JOINT BASE LEWIS-MCCHORD, Wash. - Cutting edge technology and new military equipment took center stage at the Military Equipment and Technology Expo held on Joint Base Lewis-McChord, Oct. 2-3.
Service members attending the event had the opportunity to interact with a wide range of products. Twenty-six exhibitors displayed a variety of weapons, body armor, tactical equipment and military vehicles.
Attendees enjoyed browsing and interacting with the displayed equipment, as well as discussing and offering feedback on current and future military equipment needs of the soldiers in attendance.
“It’s actually really fun, and you get to connect with a lot of people,” said Diego Rubio, executive program director for the Institute for Defense and Government Advancement. “At events like these you get to understand what the soldier needs, as well as what the private sector needs to produce in order to deliver the right product to the battlefield.”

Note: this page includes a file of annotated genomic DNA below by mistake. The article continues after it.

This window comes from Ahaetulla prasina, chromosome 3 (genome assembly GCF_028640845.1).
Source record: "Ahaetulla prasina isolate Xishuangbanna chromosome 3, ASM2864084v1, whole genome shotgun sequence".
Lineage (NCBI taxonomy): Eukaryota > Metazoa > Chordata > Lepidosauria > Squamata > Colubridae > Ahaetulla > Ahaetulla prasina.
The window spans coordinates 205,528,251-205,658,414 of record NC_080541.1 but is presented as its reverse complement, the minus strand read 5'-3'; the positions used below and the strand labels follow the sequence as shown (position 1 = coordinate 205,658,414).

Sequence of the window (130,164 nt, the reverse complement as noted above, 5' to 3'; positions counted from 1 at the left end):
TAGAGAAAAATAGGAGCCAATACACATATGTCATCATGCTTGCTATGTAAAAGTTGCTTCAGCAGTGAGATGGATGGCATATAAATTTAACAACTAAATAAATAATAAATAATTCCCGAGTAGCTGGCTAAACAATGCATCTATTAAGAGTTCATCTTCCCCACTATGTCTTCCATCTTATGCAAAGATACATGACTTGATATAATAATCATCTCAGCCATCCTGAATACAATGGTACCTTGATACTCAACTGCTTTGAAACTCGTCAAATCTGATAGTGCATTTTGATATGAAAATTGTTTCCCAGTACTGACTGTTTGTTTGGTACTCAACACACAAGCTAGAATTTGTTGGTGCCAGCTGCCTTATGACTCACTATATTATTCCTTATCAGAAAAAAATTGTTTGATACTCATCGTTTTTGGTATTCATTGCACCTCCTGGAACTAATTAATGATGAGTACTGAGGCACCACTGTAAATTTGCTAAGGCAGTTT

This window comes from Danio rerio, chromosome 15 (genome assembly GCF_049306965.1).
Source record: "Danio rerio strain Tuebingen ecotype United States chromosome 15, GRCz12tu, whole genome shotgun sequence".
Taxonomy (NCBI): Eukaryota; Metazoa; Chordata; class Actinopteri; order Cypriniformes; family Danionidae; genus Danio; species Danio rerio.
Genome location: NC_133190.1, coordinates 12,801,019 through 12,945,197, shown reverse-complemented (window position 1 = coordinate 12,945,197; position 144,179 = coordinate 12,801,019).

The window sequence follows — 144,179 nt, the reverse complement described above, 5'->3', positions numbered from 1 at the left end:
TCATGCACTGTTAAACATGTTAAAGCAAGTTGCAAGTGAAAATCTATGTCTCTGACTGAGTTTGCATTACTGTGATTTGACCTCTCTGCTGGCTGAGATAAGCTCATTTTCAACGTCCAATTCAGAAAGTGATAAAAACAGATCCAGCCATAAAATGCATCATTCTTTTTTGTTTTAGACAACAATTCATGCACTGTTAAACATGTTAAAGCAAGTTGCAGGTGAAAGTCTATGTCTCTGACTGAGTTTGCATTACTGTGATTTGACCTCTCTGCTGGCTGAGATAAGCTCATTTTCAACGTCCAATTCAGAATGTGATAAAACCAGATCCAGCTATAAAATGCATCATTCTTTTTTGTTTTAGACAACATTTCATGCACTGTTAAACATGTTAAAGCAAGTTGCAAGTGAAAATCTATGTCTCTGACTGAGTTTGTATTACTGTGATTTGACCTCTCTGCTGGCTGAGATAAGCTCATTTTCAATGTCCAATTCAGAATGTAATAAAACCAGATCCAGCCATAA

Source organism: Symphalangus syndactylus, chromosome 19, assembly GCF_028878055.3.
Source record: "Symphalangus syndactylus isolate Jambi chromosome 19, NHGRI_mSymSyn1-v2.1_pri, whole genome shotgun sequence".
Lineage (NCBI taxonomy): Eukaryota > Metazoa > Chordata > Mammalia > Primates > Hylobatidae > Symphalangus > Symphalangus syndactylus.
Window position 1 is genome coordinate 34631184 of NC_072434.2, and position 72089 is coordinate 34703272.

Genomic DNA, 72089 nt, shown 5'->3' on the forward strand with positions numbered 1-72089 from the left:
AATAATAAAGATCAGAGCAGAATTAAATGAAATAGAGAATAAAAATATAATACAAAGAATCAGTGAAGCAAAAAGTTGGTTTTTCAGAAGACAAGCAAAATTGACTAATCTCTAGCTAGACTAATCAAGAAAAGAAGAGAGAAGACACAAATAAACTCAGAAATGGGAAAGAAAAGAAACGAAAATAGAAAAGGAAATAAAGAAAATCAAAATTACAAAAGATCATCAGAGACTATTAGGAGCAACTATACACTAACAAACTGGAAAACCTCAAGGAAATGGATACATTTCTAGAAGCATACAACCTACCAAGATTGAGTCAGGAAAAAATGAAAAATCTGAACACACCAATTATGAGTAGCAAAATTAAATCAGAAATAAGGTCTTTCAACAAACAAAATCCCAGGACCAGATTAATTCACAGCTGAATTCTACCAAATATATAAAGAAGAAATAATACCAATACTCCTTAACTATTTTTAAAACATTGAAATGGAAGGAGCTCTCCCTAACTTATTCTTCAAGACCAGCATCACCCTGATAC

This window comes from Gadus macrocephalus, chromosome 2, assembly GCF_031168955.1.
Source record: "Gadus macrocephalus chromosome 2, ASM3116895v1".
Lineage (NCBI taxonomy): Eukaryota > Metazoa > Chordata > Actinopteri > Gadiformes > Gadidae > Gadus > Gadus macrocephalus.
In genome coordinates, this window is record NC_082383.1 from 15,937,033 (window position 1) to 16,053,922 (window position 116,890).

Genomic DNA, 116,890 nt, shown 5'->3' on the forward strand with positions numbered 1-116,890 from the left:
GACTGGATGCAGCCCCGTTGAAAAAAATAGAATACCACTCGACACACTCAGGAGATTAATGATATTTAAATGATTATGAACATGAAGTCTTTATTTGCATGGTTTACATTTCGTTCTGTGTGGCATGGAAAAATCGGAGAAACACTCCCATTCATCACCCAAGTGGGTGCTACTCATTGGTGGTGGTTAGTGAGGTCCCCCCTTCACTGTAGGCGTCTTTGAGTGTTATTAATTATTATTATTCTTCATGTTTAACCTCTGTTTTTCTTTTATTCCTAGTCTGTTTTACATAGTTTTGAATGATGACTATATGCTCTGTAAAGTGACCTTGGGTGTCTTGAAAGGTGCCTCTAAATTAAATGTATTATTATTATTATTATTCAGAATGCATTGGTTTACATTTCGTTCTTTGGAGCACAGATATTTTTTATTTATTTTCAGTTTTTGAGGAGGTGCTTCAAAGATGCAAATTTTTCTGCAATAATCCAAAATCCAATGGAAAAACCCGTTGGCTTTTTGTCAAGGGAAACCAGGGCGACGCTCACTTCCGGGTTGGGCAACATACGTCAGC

Rubio, a first lieutenant in the Pennsylvania National Guard, stressed the continued need for dialogue between military personnel and the private sector that produces military equipment.
“We all know the men and women behind the equipment are going to be able to operate the equipment because of the training they receive,” Rubio said. “The real question is: does the equipment really work?”
“This is why we are trying to get together,” he added. “We are trying to get ‘boots on the ground’ understanding of what soldiers need, as well as what the exhibitors need to know in order for them to deliver the right product to the soldier.”
Soldiers at Fort Bragg and Fort Hood have already had the opportunity to experience the expo, but this is the first time the event has been held on JBLM.
“JBLM is the largest Department of Defense installation and the largest joint base,” said Col. H. Charles Hodges Jr., JBLM Garrison commander. “We are probably the most representative of the entire DoD here at JBLM, so I think it only makes sense from a DOD perspective that this would be a great place to host this event.”
Hodges noted the importance of events like these being hosted on JBLM.
“It allows us to see the direction industry is going in terms of technology,” Hodges said. “You’re seeing cutting edge stuff here that could make us more lethal on the battlefield, save us money and make us more effective.”
Rubio said he expects between 300 and 700 attendees per day for the two-day event and hopes the expo could become an annual event on JBLM.